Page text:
The Guardian of Hell

Hell-Norway

In Norway for a holiday
I chose to take a train.
I found a railway manager
Standing in the rain.

I asked him how I’d get a train
From here to Tromso town.
He looked at me askantly,
Then put his flag and whistle down.

Pausing a while, he sighed a sigh,
“Just go to Hell ” he muttered.
I thought how rude, how quite uncouth,
Such harsh words to have uttered.

I didn’t like his acid tone
I felt so hurt, and, sadly,
Wondered what I’d done to him
That made him treat me badly.

But then he started telling me
About a town called ‘Hell’,
Sitting on the Tromso line
A place where many dwell.

How the long-suffering railway chief
Had laboured to dispel
The reputation he’d acquired –
‘the Stationmaster from Hell.’

So at last I understood
I repented feeling badly.
Now I’d love to go to Hell,
Pay respects quite gladly.

Then standing by the station sign
I’d take a snap as well,
To show how I admired him,
This Guardian of Hell.

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To Titillate The Tourists

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TO TITILLATE THE TOURISTS

To be beside the sea
That is our nation’s fashion;
It’s obviously the place
For promulgating passion.

But how do seaside shoppers
Decide just what to buy?
Are they tempted by advertisements?
I often wonder why.

Well, once upon a summer,
On a hot and sunny day,
On holiday in Devon,
On a stroll around the bay.

I came across this advert
Along the promenade;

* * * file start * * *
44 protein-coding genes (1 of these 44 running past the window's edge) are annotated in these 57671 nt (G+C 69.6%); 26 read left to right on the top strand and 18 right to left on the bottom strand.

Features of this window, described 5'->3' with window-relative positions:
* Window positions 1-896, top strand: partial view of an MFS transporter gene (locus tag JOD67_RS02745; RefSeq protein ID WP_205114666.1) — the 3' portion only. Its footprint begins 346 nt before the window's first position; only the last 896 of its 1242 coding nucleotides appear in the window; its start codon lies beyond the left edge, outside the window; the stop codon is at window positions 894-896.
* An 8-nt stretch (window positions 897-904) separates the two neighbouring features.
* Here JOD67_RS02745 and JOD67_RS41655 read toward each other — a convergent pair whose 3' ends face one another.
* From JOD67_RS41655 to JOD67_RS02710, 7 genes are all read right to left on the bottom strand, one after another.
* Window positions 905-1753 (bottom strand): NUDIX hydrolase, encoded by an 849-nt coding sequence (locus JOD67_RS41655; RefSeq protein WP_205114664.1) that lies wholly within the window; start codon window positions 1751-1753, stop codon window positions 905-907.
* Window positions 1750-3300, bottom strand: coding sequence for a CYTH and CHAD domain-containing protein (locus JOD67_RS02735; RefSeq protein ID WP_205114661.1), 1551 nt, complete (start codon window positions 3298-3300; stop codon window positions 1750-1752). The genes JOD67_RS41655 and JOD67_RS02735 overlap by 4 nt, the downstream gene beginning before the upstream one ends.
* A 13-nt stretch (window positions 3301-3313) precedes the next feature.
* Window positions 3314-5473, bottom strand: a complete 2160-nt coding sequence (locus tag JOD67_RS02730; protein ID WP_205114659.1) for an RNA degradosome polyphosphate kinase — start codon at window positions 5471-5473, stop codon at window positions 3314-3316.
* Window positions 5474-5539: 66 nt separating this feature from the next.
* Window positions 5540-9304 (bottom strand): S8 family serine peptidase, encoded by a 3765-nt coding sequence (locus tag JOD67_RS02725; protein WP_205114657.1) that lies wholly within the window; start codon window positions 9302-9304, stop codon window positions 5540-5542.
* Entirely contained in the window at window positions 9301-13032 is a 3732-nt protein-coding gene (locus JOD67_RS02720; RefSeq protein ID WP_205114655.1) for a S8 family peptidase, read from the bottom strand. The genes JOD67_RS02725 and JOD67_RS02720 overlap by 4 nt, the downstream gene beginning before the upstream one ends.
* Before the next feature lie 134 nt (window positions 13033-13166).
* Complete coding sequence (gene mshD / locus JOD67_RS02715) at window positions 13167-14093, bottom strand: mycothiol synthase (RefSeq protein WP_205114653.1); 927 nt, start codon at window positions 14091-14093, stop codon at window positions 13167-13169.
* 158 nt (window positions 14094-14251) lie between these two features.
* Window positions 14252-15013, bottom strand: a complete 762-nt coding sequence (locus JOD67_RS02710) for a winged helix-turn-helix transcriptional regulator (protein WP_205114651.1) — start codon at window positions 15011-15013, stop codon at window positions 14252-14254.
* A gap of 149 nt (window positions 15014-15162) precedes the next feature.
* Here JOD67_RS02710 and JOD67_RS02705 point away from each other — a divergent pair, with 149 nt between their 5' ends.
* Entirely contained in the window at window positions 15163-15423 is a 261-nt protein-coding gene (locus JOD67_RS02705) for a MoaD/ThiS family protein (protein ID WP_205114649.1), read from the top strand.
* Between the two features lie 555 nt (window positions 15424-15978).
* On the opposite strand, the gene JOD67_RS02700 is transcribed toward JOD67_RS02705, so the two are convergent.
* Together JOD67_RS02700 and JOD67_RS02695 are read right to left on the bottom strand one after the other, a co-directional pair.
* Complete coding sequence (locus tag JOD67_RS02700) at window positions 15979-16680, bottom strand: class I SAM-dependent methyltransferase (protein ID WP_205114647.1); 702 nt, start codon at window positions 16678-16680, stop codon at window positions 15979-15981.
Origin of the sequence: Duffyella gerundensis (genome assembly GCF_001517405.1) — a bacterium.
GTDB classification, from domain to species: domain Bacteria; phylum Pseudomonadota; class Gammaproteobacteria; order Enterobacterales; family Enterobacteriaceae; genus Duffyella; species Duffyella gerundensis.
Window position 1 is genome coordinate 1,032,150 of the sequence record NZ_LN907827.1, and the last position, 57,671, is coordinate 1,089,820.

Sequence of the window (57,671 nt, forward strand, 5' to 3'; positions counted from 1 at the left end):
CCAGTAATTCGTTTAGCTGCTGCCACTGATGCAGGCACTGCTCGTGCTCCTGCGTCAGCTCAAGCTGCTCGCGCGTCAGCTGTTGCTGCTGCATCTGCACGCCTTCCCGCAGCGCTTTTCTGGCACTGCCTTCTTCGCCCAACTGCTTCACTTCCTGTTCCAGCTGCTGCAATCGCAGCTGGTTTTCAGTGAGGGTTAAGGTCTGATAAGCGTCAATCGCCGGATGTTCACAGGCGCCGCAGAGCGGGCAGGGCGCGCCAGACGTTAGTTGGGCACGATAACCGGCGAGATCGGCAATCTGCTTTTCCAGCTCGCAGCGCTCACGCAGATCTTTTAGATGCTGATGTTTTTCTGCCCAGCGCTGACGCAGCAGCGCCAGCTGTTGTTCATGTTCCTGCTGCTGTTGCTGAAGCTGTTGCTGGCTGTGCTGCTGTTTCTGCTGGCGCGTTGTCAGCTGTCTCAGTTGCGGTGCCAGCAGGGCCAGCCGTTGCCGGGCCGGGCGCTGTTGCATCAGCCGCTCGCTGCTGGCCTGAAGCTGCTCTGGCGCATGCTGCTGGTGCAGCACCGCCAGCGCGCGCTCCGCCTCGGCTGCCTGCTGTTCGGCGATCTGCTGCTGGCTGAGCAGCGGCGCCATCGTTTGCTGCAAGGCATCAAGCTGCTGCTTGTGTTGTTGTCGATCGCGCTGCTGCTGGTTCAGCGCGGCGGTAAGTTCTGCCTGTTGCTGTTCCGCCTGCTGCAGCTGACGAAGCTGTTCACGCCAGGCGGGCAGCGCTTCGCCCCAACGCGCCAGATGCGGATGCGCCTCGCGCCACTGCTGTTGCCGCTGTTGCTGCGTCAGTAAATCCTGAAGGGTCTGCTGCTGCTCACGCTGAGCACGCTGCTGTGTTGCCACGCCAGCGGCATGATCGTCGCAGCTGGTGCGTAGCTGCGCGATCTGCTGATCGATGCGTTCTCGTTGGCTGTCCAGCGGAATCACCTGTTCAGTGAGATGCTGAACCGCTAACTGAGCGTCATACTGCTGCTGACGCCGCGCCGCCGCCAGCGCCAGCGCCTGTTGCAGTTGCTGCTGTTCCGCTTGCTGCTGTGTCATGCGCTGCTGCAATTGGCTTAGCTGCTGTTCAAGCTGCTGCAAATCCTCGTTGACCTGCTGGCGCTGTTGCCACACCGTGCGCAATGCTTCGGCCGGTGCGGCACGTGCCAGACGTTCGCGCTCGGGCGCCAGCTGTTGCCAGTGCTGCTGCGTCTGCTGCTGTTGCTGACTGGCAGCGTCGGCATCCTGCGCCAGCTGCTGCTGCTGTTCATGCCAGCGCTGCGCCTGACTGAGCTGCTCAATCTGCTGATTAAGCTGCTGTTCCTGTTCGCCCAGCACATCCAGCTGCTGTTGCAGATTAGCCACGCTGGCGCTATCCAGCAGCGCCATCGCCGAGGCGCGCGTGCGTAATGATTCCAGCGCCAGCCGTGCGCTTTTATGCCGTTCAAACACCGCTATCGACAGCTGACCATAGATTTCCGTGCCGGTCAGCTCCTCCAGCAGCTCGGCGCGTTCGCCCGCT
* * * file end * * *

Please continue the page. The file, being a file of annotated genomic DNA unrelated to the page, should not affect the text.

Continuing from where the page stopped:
I must admit initially
I thought I’d have it barred.

A touch of seaside whimsy
That’s OK and I’m all for it,
But such immodest come-ons,
Who’d have ever thought it!

‘KNICKERS FOR A NICKER;
POUCHES FOR A POUND’,
To titillate the tourists,
Well, such ads are all around.

But on a seafront shop
I didn’t think it right;
I even thought that something
Was wrong with my eyesight.

I don’t know why it was
I was so overcome,
With thoughts of indignation
I really was struck dumb.

It was just a bit of fun,
Why was I so upset?
But when little George cried ‘Look Dad’
I broke out in a sweat.

“That’s what you and mum wore
When I spied you yesterday.
Can Sue and me have one each,
Like you?”, I heard him say.

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NOTE:

‘Nicker’ is Cockney Slang for One Pound.  The OED says it’s origin is unknown, but suggests it could be originally horse racing slang.  The term … has …  London associations … and dates from the early 20th Century (it explains that terrible old joke: ‘Why can’t a one-legged woman change a pound note? Because she’s only got half a (k)nicker!’ and which nobody seems to know the origin of).

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